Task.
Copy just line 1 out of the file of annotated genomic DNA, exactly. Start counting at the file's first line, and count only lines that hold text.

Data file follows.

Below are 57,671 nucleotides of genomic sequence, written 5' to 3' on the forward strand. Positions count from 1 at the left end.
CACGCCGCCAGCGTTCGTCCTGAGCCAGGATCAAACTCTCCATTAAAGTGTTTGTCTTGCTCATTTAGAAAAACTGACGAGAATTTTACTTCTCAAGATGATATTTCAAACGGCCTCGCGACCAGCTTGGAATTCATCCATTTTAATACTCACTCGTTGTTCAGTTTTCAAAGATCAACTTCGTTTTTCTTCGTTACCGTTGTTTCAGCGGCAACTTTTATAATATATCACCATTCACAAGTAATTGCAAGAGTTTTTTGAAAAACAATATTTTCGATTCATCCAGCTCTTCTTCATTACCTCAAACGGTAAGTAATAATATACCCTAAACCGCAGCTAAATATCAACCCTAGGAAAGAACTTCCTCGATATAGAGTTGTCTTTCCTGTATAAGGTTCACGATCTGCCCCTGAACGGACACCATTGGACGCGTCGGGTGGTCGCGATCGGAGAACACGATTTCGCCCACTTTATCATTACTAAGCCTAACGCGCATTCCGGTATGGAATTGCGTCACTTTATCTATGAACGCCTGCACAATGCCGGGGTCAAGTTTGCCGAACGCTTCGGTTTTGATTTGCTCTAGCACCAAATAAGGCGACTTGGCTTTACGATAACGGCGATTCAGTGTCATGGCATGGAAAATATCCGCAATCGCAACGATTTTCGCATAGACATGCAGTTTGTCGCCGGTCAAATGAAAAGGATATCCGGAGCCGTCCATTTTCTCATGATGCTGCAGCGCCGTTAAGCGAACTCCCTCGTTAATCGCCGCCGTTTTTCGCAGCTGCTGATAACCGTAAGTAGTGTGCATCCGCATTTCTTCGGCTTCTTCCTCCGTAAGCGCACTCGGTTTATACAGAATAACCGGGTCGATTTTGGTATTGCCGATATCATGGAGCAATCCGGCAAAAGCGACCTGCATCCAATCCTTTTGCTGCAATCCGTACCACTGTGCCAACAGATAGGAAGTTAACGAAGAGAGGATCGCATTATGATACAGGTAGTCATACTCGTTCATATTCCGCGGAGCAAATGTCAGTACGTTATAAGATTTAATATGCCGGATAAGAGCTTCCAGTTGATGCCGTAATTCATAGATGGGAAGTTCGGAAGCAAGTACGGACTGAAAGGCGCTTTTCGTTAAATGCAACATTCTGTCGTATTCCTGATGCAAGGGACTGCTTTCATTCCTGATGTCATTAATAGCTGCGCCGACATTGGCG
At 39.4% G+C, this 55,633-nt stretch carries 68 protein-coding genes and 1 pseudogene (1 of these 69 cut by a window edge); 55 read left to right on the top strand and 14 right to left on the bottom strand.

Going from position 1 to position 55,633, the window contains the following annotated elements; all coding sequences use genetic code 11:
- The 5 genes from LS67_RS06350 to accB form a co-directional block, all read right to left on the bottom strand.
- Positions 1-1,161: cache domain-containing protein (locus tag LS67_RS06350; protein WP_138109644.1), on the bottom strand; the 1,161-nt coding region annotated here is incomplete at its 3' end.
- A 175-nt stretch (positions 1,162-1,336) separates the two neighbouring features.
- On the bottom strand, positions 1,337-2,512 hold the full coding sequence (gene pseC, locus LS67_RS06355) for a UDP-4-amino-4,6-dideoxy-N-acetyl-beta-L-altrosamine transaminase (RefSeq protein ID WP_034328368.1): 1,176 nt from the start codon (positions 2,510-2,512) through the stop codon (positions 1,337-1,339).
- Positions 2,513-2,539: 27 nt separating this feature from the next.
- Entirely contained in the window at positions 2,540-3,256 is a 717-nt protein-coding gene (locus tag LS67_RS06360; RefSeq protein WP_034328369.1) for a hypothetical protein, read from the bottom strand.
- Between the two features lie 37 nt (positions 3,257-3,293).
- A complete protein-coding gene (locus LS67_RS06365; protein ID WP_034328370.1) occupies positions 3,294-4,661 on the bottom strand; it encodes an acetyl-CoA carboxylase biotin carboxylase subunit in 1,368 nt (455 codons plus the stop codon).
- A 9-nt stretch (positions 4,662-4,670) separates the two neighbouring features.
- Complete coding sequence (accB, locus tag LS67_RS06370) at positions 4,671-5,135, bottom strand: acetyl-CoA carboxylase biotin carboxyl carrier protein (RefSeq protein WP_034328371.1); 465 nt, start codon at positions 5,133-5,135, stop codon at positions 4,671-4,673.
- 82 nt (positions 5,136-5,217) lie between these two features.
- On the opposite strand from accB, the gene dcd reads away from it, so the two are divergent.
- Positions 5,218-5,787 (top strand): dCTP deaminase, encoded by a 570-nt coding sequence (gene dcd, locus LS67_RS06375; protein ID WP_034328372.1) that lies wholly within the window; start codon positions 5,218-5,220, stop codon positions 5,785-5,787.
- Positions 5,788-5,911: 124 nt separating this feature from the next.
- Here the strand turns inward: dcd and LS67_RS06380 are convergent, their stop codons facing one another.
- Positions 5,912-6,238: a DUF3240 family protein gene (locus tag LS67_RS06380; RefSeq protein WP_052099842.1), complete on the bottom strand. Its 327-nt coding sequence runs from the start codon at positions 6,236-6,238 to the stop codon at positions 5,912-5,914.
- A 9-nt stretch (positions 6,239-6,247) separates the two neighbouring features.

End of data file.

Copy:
Below are 57,671 nucleotides of genomic sequence, written 5' to 3' on the forward strand. Positions count from 1 at the left end.